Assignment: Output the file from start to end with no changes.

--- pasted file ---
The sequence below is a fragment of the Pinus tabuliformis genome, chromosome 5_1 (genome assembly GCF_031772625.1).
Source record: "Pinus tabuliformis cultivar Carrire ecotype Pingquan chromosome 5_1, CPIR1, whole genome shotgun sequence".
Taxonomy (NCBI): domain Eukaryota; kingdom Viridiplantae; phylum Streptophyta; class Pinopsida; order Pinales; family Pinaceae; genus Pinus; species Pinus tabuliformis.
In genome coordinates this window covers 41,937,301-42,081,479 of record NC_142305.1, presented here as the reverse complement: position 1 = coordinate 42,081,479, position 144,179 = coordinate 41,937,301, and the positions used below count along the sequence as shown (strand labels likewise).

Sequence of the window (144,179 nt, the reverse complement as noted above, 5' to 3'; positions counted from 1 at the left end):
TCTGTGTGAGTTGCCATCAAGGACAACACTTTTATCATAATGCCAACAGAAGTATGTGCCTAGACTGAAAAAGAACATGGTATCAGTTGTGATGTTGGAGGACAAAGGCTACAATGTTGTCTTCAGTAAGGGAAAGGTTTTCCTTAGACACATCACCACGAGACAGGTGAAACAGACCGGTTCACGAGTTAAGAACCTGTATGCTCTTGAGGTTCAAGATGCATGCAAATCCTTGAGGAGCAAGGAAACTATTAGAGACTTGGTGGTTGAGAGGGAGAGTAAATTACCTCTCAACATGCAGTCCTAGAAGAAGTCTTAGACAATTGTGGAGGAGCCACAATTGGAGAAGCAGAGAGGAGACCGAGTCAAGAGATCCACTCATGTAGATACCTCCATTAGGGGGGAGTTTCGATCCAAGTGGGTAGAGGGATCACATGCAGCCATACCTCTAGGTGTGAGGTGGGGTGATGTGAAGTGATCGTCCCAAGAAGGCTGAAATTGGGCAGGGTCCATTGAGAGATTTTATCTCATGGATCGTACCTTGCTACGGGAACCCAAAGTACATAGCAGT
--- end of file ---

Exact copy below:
The sequence below is a fragment of the Pinus tabuliformis genome, chromosome 5_1 (genome assembly GCF_031772625.1).
Source record: "Pinus tabuliformis cultivar Carrire ecotype Pingquan chromosome 5_1, CPIR1, whole genome shotgun sequence".
Taxonomy (NCBI): domain Eukaryota; kingdom Viridiplantae; phylum Streptophyta; class Pinopsida; order Pinales; family Pinaceae; genus Pinus; species Pinus tabuliformis.
In genome coordinates this window covers 41,937,301-42,081,479 of record NC_142305.1, presented here as the reverse complement: position 1 = coordinate 42,081,479, position 144,179 = coordinate 41,937,301, and the positions used below count along the sequence as shown (strand labels likewise).

Sequence of the window (144,179 nt, the reverse complement as noted above, 5' to 3'; positions counted from 1 at the left end):
TCTGTGTGAGTTGCCATCAAGGACAACACTTTTATCATAATGCCAACAGAAGTATGTGCCTAGACTGAAAAAGAACATGGTATCAGTTGTGATGTTGGAGGACAAAGGCTACAATGTTGTCTTCAGTAAGGGAAAGGTTTTCCTTAGACACATCACCACGAGACAGGTGAAACAGACCGGTTCACGAGTTAAGAACCTGTATGCTCTTGAGGTTCAAGATGCATGCAAATCCTTGAGGAGCAAGGAAACTATTAGAGACTTGGTGGTTGAGAGGGAGAGTAAATTACCTCTCAACATGCAGTCCTAGAAGAAGTCTTAGACAATTGTGGAGGAGCCACAATTGGAGAAGCAGAGAGGAGACCGAGTCAAGAGATCCACTCATGTAGATACCTCCATTAGGGGGGAGTTTCGATCCAAGTGGGTAGAGGGATCACATGCAGCCATACCTCTAGGTGTGAGGTGGGGTGATGTGAAGTGATCGTCCCAAGAAGGCTGAAATTGGGCAGGGTCCATTGAGAGATTTTATCTCATGGATCGTACCTTGCTACGGGAACCCAAAGTACATAGCAGT